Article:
The album is a follow up to their last studio album 2014's Liber Lvcifer I: Khem Sedjet and it's an improvement in all respects, not a huge leap as by going back you see that Thy Darkened Shade have been riding this train of technicality since the early 2000's, but on this third full length they have fully realised their potential. From the raging mechanical Sacrosanct Pyre to the slithering evil of Sathanastasis and the atmospheric build of Qelippot EpiphanyLiber Lvcifer II: Mahapralaya wowed me from the first listen and kept doing so time after time. Black metal that is this good deserves your time. 9/10

Ecollapse – Dying With The Wolves (Self Released)

The third album from Ecollapse has been in the works since their 2016 record Humanity, as this one had a long gestation period it has meant this death/thrash/groove metal band have been able to write the most aggressive but most melodic release yet. Much of the aggression coming from new singer John Seviloglou’s guttural growls, he sounds a lot like Bolt Thrower man Karl WIllerts or John Tardy here especially on the slow, steady grinders such as L.A.D or Cassandra’s Dream.

Coming from Kozani in North West Greece (not far from where my wife is from), this foursome use their angry, heavy, technical music to play songs inspired by war, modern life and existentialism. The production of the album lets you hear how the band have managed to expand their soundscapes with acoustic guitars (Our Wine), keys/piano pieces (title track) and intricate basslines that are used as lead instrument on tracks such as Leviathan and The Rise, The Fall, the guitar so often the rhythm, until a solo comes out on the thrashier tracks such as Evil Empire.

Having had multiple members and various shifts in genre, Dying With The Wolves is the most complete Ecollapse album yet, it grabs you by the collar and ragdolls you around with the persistent riffs of Many Soldiers and Bloodless Skin. With Lamb Of God, Kreator and Obituary all influences on their style Ecollapse have followed up their previous record with their most consistent one, hopefully the line up changes and experimentation will stop and they can continue to play this style of riffage for a while. 7/10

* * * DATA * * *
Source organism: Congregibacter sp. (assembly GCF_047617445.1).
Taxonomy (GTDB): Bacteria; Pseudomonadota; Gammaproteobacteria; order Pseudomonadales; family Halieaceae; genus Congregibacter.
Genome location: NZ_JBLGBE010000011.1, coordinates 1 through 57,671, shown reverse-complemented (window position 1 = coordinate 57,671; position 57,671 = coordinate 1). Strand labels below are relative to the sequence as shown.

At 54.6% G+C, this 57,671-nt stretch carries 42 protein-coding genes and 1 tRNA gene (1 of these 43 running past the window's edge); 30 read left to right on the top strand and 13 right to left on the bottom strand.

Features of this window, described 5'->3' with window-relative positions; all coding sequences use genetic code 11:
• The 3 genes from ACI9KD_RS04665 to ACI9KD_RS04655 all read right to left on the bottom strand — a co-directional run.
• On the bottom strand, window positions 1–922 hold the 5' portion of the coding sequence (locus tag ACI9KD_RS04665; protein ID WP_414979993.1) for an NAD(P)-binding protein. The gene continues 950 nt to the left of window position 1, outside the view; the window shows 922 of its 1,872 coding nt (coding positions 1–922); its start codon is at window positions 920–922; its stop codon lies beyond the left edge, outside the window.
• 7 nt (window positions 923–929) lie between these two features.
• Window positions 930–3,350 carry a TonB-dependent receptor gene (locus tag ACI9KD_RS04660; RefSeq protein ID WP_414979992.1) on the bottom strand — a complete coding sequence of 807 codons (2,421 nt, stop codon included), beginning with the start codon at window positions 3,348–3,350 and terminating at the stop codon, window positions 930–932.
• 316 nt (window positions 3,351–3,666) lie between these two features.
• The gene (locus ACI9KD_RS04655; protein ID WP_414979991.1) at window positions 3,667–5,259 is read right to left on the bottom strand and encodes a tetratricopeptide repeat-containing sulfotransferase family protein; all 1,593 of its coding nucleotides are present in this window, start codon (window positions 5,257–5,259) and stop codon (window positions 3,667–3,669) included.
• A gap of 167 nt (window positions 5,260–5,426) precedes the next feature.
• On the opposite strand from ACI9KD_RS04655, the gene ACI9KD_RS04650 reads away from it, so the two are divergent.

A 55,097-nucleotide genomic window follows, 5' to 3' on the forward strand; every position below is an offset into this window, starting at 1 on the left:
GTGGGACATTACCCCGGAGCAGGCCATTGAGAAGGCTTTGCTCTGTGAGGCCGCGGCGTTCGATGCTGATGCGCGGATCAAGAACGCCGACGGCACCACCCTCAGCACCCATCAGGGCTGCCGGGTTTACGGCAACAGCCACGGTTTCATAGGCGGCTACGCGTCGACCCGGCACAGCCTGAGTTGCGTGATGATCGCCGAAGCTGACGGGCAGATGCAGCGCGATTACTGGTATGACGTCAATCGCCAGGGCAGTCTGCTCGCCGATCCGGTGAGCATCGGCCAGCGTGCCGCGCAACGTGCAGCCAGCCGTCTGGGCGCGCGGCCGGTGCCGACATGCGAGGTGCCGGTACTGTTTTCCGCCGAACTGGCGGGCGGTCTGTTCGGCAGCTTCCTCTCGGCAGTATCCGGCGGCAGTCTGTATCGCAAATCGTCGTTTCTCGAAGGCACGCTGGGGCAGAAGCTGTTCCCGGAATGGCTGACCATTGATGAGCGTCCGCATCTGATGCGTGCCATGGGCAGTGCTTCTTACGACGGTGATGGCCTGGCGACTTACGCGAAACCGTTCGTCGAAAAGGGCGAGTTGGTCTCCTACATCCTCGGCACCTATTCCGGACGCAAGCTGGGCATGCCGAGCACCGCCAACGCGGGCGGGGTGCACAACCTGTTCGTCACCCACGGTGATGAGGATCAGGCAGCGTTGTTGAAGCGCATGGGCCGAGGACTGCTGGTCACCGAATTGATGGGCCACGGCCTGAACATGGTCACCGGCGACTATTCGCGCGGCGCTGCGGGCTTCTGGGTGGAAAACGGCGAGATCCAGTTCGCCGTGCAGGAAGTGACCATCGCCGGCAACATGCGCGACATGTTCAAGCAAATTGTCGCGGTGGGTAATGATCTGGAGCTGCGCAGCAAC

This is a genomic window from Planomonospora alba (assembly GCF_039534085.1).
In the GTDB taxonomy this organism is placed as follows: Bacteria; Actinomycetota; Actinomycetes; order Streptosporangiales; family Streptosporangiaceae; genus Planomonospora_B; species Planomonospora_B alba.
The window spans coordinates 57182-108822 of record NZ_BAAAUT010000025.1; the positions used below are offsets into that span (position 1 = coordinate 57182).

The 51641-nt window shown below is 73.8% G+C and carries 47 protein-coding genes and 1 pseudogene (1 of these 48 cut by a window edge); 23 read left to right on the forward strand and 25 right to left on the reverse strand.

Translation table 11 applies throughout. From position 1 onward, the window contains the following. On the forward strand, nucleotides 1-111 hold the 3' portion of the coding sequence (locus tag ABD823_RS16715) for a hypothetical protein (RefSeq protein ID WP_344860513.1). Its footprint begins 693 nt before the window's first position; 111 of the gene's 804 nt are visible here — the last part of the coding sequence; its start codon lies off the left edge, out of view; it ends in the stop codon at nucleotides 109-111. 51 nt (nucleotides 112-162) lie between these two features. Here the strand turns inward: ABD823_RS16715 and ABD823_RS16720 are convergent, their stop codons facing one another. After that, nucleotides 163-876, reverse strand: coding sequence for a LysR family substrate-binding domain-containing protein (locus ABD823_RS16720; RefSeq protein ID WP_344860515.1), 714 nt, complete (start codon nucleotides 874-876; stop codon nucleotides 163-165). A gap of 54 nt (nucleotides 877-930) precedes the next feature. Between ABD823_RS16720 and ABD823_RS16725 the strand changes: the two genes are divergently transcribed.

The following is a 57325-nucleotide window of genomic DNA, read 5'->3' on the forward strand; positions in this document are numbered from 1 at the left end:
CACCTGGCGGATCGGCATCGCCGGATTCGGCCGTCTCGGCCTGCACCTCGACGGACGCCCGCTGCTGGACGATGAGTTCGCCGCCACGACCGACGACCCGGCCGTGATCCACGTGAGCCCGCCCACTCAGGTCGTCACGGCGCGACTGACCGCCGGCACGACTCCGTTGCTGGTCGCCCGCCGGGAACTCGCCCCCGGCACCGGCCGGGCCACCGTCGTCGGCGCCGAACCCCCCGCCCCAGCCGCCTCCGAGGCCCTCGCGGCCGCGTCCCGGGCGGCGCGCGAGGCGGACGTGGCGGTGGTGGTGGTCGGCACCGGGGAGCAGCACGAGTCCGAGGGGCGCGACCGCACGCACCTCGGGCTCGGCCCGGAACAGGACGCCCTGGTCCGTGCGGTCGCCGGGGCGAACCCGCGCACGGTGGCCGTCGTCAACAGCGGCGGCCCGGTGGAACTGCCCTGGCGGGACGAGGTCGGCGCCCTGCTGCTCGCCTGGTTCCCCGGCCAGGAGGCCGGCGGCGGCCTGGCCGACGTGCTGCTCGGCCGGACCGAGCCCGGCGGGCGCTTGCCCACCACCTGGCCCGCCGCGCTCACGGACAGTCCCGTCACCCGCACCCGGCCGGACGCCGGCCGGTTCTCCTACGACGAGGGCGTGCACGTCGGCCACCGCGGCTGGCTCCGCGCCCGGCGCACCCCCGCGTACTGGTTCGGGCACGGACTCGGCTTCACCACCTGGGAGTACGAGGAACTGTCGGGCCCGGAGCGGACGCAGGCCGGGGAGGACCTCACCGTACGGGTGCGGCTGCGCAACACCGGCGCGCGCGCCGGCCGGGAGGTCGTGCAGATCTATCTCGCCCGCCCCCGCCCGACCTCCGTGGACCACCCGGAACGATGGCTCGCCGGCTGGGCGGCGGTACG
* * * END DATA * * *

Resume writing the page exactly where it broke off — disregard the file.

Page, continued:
WiderSin - Lost In Gray (Self Released)

Remember those final Queensryche albums with Geoff Tate? Dedicated To Chaos and Frequency Unknown (I'm counting that as Queensryche). The ones where the musical style varied widely, even using horns and electronic instruments? Yeah well it seems that Athens based WiderSin have gone fore something similar on Lost In Gray. With numerous genres covered from gothic rock on Into The Light, riff fests on Cross The Line, psych grunge on 1000 Passwords and blues on Stone it's all over the place, like Geoff Tate trying to be Bowie. 

This sounds like a criticism but isn't as WiderSin play all the styles with conviction and lots of musical prowess, the guitar playing is a highlight and their singer has a wide range like one Mr Tate, so it means that even when the songs are a little one dimensional (Martyrs) your attention is kept. It could have been a failed experiment like the Seattle bands tumultuous period, but WiderSin manages to keep the rock alive, no matter what style they play. 7/10